All of it is completely reacted, which is why the arrow goes in one direction.0132

Most reactions, however--remember, when we talked about kinetics, we said that as a reaction starts to move forward, some of the products start to show up, and some of those products start to break down, and they go back the other way to form reactants.0137

Well, let's take a look at a reaction like this.0150

Nitrogen plus 3 moles of hydrogen gas goes to 2 moles of ammonia.0154

So, if we put nitrogen and hydrogen gas in a container, and we let it start to react under a given set of conditions, it is going to move forward, and it is going to form the ammonia.0161

But, what is going to happen is: after enough ammonia starts to form, there is a certain point at which the ammonia starts to break down, and it starts to decompose into hydrogen gas and nitrogen gas.0171

Well, there comes a point where the forward reaction and the back reaction happen at the same rate.0181

Because they are happening at the same rate, we can no longer measure which one is really moving forward or backward.0186

The reaction is still talking place, so it is still a "dynamic" equilibrium (and I will write that in a minute).0192

But, the idea is that now, the forward and the reverse reaction are taking place at the same rate; that is what we call the equilibrium condition.0198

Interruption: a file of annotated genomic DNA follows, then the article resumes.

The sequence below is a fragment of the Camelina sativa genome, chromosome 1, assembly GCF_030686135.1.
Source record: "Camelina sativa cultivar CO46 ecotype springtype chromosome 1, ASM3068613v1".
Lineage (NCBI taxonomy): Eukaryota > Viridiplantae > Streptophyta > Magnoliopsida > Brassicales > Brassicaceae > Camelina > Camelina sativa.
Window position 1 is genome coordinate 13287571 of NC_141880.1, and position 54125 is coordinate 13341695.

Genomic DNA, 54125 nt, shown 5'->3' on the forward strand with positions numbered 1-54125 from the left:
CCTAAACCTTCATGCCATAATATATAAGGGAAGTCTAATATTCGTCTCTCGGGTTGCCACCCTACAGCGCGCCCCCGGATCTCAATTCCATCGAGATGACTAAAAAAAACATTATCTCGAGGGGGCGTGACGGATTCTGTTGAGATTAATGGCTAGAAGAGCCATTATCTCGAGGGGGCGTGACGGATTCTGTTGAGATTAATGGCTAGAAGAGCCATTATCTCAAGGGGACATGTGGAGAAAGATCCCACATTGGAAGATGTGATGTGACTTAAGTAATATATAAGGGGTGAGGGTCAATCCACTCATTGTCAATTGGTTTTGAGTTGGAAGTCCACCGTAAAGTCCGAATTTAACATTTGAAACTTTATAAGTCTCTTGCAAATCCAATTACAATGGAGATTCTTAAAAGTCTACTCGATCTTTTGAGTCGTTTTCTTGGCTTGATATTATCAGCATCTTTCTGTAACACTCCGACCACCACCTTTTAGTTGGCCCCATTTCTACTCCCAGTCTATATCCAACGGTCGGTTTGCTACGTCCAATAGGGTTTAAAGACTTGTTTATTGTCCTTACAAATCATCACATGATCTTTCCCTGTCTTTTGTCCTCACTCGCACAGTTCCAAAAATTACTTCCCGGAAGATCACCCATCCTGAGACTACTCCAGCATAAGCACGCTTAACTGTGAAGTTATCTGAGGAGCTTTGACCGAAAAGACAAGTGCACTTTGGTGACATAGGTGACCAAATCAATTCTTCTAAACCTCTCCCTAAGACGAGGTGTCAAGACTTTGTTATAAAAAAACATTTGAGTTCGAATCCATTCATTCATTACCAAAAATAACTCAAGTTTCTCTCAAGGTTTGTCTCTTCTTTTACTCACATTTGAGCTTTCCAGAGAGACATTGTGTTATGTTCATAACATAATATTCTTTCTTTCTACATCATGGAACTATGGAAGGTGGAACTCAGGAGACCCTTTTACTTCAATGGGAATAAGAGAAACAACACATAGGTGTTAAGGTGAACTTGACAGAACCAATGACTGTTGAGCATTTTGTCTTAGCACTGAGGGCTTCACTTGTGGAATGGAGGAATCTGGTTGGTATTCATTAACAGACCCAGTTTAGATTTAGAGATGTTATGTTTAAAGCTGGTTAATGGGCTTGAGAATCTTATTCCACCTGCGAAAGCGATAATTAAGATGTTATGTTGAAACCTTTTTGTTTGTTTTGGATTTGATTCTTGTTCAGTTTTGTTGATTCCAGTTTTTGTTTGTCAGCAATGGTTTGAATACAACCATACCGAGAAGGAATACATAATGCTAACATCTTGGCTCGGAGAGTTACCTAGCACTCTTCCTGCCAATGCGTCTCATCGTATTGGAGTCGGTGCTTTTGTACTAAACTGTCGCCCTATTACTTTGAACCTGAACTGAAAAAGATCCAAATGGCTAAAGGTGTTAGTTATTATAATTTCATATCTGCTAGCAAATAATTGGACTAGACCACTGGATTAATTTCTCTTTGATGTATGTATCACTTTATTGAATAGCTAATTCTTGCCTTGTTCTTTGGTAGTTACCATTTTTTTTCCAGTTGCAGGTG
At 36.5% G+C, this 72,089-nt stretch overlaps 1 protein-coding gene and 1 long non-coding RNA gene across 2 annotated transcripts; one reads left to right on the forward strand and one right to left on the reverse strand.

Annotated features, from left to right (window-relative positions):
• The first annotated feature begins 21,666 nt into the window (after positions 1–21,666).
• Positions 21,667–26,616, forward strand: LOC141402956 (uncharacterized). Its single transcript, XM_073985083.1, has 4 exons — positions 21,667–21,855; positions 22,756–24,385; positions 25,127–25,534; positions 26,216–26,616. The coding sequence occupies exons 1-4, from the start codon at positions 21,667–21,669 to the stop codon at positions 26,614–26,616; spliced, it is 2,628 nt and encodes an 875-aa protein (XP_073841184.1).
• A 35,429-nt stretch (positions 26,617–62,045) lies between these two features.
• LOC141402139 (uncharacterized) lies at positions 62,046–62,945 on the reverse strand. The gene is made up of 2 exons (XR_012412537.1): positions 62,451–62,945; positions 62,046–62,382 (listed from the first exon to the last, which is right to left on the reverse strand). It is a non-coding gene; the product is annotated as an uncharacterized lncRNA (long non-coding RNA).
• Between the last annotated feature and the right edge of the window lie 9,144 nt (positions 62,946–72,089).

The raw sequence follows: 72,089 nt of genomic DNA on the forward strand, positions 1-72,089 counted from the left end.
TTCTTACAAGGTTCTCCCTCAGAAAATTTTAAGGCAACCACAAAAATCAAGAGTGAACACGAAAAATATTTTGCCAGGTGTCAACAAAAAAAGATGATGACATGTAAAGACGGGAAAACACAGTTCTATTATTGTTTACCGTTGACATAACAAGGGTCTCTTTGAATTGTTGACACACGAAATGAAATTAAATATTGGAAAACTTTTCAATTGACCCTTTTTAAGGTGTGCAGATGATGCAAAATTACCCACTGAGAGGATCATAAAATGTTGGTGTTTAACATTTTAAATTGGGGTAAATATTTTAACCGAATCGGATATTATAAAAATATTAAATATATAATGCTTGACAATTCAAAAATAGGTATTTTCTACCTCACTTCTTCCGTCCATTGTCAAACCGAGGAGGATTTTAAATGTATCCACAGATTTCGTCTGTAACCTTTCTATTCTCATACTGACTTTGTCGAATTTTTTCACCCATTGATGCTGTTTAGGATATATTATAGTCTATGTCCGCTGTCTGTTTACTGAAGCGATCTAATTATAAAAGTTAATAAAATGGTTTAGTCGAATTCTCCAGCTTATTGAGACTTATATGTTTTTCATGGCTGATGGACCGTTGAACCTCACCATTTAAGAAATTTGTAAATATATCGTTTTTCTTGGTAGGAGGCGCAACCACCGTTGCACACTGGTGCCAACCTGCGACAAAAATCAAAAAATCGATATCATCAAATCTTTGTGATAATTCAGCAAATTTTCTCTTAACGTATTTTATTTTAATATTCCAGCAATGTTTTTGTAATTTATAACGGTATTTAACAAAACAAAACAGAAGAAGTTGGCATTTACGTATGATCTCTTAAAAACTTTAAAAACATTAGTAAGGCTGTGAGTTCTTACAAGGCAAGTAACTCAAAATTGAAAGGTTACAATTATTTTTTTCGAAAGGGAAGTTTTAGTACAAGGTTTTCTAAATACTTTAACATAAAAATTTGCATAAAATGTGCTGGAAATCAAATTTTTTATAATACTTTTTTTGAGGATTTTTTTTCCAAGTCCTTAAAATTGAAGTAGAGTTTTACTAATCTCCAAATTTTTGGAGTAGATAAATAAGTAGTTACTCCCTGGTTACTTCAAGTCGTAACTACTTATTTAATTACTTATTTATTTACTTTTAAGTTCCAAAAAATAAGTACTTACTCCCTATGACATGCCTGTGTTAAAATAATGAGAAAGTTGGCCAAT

The system has reached a point, a natural point, for that reaction.0207

So, an equilibrium condition is something that is sort of like a fingerprint for that particular reaction.0212

In a minute, we will give a mathematical expression for that fingerprint, which is specific to that reaction.0218

That is it; it is that simple; equilibrium is when the forward and the reverse reactions are happening at the same rate, and we represent it as a double arrow.0226

Most reactions fall under this category.0234

In fact, all reactions do, but some reactions are so heavily forward, or so heavily in the back, that we just go ahead and, for all practical purposes, we assume that everything has reacted or nothing has reacted.0236

We say the equilibrium is far to the right (meaning all products), or we say it is to the left (all reactants--nothing has happened).0249

So, let's go ahead and actually write this down.0257

Equilibrium is the state where the forward and reverse reactions (rxns) happen at the same rate.0265

They happen at the same rate, so that there is no net reaction movement.0294

It is as if the reaction has come to a stop; there is no more change.0310

In other words, no more NH3 forms; no more nitrogen diminishes; no more hydrogen diminishes.0313

They reach values that are stable--constant.0319

Let's sort of see what this looks like graphically.0322

We'll make an extra-long graph here; and this axis--let's say we have concentrations; so we'll start with, let's, let's go up here.0328